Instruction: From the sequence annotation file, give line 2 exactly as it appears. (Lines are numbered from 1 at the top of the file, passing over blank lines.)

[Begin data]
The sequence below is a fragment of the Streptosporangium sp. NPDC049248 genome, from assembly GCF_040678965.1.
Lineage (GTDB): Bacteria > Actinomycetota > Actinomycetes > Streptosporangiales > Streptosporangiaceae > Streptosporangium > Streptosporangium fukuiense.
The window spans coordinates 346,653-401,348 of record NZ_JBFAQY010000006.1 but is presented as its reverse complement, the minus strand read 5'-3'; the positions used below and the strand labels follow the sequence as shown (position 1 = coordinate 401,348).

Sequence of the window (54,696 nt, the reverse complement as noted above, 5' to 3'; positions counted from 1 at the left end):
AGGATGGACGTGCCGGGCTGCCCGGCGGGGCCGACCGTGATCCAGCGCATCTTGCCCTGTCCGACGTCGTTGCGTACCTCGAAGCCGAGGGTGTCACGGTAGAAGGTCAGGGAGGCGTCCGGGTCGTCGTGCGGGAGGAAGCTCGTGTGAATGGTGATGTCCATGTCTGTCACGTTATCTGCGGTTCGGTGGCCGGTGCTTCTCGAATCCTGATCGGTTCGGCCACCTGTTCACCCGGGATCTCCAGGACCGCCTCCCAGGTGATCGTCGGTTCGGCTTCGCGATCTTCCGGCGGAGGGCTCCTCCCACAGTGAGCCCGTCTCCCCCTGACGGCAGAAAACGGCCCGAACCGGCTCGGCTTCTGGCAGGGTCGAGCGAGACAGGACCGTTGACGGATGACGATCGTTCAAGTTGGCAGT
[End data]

Lineage (GTDB): Bacteria > Actinomycetota > Actinomycetes > Streptosporangiales > Streptosporangiaceae > Streptosporangium > Streptosporangium fukuiense.